The recently published 2019 Bord Bia Brexit Barometer has revealed that Irish food and drink firms’ preparedness for Brexit has jumped to 93%.
According to the report, this figure, which has risen from 74% since the 2018 report, highlights the mutual importance of the relationship between the UK and Ireland, as businesses prepare for a number of possible Brexit scenarios.
In spite of the research showing that 57% of respondents reported an increase in sales to the UK and a further 29% reported stable revenues, the report has also revealed that Irish firms are becoming increasingly concerned by the cost implications of customs compliance and stockholding; potential challenges around logistics; and, consequently, many have halted investment plans due to the continued uncertainty of the evolving Brexit landscape.
Launching the report, the minister for agriculture, food and the marine, Michael Creed, said: “Amidst the continuing uncertainty around Brexit, this report highlights the true value of preparedness. My department, working with Bord Bia, has dedicated considerable resources to ensuring that the unique position of the Irish food and drink industry in all Brexit scenarios is firmly understood. The coming months will bring another Brexit deadline, but it is encouraging to see that our industry is doing all it can to prioritise what it can control in facing these challenges.”
Tara McCarthy, CEO of Bord Bia, said that it points to a year of emphatic progress as Ireland’s largest indigenous industry prepares for one of its most significant challenges ever. She added: “With 93% of food and drinks companies that responded to the Barometer, representing 72% of all UK exports, makings plans and taking action, we have witnessed transformative levels of engagement due to two interlinked factors: firstly, the expectation for much of 2018 that a negotiated agreement was finally in sight and, secondly, the return to prominence of a ‘cliff edge’ no deal Brexit which remains a looming threat. This experience left Irish exporters in no doubt that their future trading relationship with UK customers should be managed as a priority.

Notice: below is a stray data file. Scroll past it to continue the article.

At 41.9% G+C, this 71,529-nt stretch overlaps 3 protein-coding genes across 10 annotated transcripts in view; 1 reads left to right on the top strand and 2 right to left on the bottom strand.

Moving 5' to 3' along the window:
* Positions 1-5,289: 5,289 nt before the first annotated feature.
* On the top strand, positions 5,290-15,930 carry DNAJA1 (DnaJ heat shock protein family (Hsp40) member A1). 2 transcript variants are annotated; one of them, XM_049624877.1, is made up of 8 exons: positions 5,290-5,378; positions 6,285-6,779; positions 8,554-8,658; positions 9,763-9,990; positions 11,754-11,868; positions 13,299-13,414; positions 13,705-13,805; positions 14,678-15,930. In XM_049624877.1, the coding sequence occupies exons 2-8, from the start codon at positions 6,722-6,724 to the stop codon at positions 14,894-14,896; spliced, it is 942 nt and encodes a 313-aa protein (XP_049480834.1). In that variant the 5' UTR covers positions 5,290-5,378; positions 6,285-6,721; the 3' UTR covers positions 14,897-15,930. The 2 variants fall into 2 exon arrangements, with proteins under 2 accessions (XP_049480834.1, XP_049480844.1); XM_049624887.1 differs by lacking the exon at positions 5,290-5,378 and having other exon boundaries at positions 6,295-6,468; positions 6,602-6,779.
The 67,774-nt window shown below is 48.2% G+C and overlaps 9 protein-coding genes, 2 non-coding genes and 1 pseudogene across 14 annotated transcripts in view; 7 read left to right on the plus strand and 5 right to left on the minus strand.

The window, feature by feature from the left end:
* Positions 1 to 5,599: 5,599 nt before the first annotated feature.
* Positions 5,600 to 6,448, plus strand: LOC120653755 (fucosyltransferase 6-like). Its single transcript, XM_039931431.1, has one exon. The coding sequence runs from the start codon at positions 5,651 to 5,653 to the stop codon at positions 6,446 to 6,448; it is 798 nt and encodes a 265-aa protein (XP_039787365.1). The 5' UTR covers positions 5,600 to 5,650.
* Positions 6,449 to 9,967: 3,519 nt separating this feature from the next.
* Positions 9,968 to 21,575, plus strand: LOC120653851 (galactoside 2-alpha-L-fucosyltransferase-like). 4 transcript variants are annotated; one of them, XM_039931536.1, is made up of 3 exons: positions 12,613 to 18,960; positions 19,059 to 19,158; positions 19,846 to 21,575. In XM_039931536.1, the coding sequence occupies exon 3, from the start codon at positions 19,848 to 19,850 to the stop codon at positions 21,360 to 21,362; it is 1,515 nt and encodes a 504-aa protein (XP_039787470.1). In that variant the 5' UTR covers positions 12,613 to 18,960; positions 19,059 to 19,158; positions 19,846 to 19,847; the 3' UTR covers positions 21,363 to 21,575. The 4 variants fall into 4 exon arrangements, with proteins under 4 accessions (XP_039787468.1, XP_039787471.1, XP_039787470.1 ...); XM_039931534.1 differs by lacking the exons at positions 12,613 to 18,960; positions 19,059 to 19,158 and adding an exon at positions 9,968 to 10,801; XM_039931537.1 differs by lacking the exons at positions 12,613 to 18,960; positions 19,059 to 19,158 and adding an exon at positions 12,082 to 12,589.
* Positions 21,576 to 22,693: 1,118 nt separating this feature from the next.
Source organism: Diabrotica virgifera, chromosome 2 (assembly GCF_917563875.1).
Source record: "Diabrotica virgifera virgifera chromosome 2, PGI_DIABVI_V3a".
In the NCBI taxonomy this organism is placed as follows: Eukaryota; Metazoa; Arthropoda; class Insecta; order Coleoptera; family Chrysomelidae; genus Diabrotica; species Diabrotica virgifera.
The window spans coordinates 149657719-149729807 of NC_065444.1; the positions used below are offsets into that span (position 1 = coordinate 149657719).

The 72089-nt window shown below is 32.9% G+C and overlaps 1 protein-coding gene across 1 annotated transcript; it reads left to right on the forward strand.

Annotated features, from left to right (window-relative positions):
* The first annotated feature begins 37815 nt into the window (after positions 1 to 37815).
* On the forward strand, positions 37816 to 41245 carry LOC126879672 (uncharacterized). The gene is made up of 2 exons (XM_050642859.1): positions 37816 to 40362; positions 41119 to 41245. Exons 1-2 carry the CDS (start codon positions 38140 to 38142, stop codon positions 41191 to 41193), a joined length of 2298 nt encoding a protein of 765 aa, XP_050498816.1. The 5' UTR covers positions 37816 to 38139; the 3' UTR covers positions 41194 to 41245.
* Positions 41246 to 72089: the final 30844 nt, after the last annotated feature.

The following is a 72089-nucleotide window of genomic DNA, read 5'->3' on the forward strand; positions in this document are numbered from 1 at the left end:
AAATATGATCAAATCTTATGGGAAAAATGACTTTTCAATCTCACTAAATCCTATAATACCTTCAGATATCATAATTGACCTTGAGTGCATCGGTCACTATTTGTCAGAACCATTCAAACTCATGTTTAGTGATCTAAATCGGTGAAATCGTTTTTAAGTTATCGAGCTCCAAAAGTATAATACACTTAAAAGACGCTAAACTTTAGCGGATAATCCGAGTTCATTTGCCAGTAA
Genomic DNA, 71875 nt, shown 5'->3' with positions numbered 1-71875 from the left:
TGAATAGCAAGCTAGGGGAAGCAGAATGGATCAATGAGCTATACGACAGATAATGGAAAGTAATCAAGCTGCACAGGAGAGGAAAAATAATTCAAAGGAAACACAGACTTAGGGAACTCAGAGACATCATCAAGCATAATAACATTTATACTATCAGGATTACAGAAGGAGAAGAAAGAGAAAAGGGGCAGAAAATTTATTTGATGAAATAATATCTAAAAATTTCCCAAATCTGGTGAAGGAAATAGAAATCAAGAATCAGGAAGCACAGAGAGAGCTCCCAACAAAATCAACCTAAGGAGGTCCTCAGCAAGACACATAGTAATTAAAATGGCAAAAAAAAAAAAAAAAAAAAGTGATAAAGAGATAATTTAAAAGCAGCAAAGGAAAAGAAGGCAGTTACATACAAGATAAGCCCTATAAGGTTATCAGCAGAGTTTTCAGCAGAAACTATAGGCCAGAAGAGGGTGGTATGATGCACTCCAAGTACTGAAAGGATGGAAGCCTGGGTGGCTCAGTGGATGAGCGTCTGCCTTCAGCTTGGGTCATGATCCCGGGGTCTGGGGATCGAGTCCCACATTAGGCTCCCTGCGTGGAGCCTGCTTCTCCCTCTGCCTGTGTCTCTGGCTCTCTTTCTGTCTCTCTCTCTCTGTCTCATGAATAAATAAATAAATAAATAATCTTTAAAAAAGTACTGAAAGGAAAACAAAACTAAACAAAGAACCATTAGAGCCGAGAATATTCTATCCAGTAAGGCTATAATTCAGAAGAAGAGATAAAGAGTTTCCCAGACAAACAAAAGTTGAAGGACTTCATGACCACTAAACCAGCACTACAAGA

Further findings from the report show that 70% of companies surveyed have developed contingency options for holding stock in response to Brexit, with 85% of companies activating those plans. Stockholding adds a layer of unrecoverable cost for companies and it is important that this is incorporated into financial planning. And 62% of food and drink firms outlined that Brexit is having an impact on their investment plans, compared to one year ago when 50% said that Brexit was having no impact on their plans.
Between April and May 2019, 130 Irish food, drink and horticulture companies undertook the Brexit Barometer assessment. Of those 130 companies, 82% currently export to the UK.